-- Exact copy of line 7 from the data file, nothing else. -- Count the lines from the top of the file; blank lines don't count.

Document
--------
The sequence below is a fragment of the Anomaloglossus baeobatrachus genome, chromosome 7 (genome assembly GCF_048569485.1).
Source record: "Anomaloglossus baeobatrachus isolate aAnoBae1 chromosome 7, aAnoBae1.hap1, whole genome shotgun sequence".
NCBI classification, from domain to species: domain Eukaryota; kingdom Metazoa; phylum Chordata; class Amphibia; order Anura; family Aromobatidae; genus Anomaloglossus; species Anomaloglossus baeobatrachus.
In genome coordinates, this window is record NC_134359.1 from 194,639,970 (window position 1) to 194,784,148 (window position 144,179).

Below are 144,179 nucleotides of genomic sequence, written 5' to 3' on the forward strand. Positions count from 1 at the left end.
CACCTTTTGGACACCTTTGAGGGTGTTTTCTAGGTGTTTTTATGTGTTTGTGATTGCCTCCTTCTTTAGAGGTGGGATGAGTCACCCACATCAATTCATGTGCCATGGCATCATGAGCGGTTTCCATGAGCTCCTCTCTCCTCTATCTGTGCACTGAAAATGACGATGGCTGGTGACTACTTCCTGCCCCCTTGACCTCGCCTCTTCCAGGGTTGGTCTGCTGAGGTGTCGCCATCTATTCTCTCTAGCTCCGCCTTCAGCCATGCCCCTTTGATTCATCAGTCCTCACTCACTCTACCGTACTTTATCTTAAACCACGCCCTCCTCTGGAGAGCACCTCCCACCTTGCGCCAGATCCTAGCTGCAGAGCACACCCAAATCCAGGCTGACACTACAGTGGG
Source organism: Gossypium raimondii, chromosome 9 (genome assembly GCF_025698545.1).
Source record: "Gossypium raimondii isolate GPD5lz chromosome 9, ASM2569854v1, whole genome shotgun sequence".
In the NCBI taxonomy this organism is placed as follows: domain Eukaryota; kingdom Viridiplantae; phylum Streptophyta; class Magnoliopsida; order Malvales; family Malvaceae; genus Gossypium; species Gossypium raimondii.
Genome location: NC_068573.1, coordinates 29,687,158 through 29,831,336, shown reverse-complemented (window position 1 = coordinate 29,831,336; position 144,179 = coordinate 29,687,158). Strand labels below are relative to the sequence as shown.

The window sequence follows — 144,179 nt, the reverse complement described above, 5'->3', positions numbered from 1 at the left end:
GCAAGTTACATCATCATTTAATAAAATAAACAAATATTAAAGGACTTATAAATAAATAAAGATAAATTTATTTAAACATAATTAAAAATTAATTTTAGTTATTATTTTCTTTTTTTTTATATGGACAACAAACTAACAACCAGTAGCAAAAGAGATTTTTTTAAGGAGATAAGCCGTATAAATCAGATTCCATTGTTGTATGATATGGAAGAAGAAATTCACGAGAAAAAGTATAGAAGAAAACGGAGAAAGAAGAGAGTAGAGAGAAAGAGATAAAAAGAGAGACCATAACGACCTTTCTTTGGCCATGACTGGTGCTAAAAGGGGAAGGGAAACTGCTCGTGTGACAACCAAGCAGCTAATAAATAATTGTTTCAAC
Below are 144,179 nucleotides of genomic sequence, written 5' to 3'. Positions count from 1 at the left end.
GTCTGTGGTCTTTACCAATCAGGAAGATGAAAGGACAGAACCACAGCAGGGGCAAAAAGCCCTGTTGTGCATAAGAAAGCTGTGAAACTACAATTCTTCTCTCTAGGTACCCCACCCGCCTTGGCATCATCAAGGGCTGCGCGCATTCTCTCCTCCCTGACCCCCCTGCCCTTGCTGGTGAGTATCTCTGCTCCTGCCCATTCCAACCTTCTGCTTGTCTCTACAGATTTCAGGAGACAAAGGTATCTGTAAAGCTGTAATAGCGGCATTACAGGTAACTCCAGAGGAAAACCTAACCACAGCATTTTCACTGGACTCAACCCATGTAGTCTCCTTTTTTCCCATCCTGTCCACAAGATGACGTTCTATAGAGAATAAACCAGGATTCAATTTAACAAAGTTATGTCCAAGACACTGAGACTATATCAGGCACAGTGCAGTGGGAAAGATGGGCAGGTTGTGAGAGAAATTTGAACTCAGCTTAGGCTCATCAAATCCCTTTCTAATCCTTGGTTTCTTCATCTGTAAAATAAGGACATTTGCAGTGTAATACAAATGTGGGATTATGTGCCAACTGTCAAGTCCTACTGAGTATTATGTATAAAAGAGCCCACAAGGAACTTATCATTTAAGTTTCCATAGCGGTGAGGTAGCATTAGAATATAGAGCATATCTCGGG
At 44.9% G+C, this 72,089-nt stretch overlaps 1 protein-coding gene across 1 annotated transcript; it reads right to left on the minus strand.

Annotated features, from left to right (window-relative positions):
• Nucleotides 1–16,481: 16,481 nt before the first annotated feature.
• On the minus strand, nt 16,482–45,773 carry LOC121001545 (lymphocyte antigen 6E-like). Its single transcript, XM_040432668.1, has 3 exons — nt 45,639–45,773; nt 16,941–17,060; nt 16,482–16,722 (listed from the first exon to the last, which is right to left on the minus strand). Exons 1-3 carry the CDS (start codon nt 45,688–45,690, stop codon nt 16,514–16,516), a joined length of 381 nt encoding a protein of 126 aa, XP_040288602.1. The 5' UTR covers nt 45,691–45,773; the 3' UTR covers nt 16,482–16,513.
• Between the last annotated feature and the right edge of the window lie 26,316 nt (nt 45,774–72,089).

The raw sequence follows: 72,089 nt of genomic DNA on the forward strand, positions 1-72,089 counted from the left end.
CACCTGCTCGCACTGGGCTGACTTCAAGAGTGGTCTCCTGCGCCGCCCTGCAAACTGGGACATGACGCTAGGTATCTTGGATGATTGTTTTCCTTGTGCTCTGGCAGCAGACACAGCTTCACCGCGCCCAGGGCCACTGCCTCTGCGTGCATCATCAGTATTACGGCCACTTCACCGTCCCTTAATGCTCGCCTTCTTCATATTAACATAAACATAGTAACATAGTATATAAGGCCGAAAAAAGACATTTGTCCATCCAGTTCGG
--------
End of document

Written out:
Source organism: Gossypium raimondii, chromosome 9 (genome assembly GCF_025698545.1).